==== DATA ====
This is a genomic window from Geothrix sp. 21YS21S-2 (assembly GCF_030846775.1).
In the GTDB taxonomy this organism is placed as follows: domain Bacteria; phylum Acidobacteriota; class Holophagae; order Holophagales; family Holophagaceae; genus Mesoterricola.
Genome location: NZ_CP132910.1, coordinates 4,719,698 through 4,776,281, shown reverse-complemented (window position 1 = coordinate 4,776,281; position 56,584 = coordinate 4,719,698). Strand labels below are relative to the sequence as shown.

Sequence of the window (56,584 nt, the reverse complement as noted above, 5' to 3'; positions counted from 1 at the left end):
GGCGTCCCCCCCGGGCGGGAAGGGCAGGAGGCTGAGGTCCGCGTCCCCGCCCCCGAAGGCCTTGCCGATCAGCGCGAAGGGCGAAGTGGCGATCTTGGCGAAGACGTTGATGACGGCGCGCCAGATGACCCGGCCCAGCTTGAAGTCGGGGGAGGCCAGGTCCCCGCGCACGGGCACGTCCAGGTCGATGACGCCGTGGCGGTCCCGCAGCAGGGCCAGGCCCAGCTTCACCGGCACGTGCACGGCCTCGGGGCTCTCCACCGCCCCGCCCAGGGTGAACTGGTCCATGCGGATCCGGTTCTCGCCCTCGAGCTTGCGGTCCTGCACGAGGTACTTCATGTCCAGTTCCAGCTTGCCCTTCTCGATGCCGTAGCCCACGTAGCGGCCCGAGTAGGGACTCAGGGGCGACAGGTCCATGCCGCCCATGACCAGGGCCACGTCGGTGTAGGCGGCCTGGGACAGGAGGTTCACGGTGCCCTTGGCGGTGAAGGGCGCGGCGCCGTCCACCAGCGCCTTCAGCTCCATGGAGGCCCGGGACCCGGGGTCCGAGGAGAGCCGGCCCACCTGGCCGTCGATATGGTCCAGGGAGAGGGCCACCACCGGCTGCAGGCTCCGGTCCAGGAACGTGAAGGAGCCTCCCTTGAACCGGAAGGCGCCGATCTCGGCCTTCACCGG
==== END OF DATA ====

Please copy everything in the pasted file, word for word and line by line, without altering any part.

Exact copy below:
This is a genomic window from Geothrix sp. 21YS21S-2 (assembly GCF_030846775.1).
In the GTDB taxonomy this organism is placed as follows: domain Bacteria; phylum Acidobacteriota; class Holophagae; order Holophagales; family Holophagaceae; genus Mesoterricola.
Genome location: NZ_CP132910.1, coordinates 4,719,698 through 4,776,281, shown reverse-complemented (window position 1 = coordinate 4,776,281; position 56,584 = coordinate 4,719,698). Strand labels below are relative to the sequence as shown.

Sequence of the window (56,584 nt, the reverse complement as noted above, 5' to 3'; positions counted from 1 at the left end):
GGCGTCCCCCCCGGGCGGGAAGGGCAGGAGGCTGAGGTCCGCGTCCCCGCCCCCGAAGGCCTTGCCGATCAGCGCGAAGGGCGAAGTGGCGATCTTGGCGAAGACGTTGATGACGGCGCGCCAGATGACCCGGCCCAGCTTGAAGTCGGGGGAGGCCAGGTCCCCGCGCACGGGCACGTCCAGGTCGATGACGCCGTGGCGGTCCCGCAGCAGGGCCAGGCCCAGCTTCACCGGCACGTGCACGGCCTCGGGGCTCTCCACCGCCCCGCCCAGGGTGAACTGGTCCATGCGGATCCGGTTCTCGCCCTCGAGCTTGCGGTCCTGCACGAGGTACTTCATGTCCAGTTCCAGCTTGCCCTTCTCGATGCCGTAGCCCACGTAGCGGCCCGAGTAGGGACTCAGGGGCGACAGGTCCATGCCGCCCATGACCAGGGCCACGTCGGTGTAGGCGGCCTGGGACAGGAGGTTCACGGTGCCCTTGGCGGTGAAGGGCGCGGCGCCGTCCACCAGCGCCTTCAGCTCCATGGAGGCCCGGGACCCGGGGTCCGAGGAGAGCCGGCCCACCTGGCCGTCGATATGGTCCAGGGAGAGGGCCACCACCGGCTGCAGGCTCCGGTCCAGGAACGTGAAGGAGCCTCCCTTGAACCGGAAGGCGCCGATCTCGGCCTTCACCGG